Someone who is not on police files. We are not underground in the usual sense of the term. We have weapons joust as the paramilitaries have. We are the Sikhs of the 10th Guru and we don’t hide when we fight. We forewarn our enemy that we’re there. Those who are underground are those who work quietly and confidentially. Actions in the urban areas would not be possible, for example, if we did not know beforehand who was with us and where we could go. We need food and directions when we are carrying out actions in urban areas. Urbanities help us in planning and the targets are those who are obstacles to our freedom and those who are informers. Our struggle is not with any sectarian or caste groups. For example, there are some Brahmins in the villages who are not obstacles. However, whoever is blocking our freedom – Even if it be my own father and he is a tout – I cannot spare him and thereby give him a special favour. Now, there are very few informers in the village for we have been successful in getting the support of the people. We don’t harm the poor because for our success we need the support of very ordinary people. Once I had kidnapped the relatives of five policemen. I did so because the police had arrested seven innocent villagers and tried to convict them of being engaged in an armed action. Each time the villagers applied for their release the SHO would say they were terrorists. We sent letters to the police constables’ homes and we sent one too, to Gobind Ram which said ‘Son! If you want to kill our brothers, go ahead. We want them released without bail. If the government if India agrees to release them, the relatives of the five policemen will be returned unharmed. If not, the five constables – they were all Sikhs – must resign. If they do that, we’ll also release their relatives.’ For six days they carried out very intensive searches. By the Guru’s grace and the support of the villagers they were not found. Then the seven villagers were released. But we knew that Satwant Singh and Kehar Singh were going to be hanged and we knew four police touts. We hanged the four the same day.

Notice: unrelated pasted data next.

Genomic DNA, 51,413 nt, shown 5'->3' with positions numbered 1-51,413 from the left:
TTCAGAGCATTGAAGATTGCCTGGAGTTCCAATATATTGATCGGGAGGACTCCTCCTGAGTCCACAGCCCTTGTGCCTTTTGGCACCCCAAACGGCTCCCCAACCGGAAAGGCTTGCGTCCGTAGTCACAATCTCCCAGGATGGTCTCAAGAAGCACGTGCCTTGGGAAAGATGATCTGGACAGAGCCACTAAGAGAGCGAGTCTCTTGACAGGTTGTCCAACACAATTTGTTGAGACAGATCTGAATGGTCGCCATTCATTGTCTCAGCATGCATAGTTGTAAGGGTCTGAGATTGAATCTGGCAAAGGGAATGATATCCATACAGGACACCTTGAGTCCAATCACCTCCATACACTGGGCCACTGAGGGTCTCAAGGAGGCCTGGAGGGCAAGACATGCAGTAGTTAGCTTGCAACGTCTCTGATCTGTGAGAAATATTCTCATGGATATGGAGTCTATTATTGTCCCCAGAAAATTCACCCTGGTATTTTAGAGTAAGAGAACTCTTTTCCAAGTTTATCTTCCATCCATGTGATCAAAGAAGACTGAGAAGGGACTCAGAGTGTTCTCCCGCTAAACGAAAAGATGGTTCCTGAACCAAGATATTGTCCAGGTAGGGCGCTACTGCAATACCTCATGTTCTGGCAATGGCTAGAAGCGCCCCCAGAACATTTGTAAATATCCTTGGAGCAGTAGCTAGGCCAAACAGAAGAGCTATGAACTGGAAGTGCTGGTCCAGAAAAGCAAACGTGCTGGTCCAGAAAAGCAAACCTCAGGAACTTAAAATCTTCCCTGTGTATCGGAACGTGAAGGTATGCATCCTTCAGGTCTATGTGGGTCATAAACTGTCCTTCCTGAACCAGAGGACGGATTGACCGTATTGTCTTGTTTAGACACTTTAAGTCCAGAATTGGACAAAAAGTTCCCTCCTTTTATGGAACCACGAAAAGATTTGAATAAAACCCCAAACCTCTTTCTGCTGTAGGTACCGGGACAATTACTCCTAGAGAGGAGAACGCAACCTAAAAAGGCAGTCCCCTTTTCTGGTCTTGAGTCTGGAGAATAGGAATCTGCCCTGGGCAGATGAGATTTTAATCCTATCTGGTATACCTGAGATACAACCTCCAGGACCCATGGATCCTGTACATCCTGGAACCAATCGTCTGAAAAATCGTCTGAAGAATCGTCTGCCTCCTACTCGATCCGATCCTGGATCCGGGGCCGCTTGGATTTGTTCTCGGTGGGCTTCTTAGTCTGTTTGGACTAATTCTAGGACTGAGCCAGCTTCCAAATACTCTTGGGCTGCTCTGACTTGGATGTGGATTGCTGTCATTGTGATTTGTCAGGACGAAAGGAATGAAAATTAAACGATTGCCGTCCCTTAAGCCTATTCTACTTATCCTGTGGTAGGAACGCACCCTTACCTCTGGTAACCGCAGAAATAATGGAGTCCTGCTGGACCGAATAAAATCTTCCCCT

Second Interview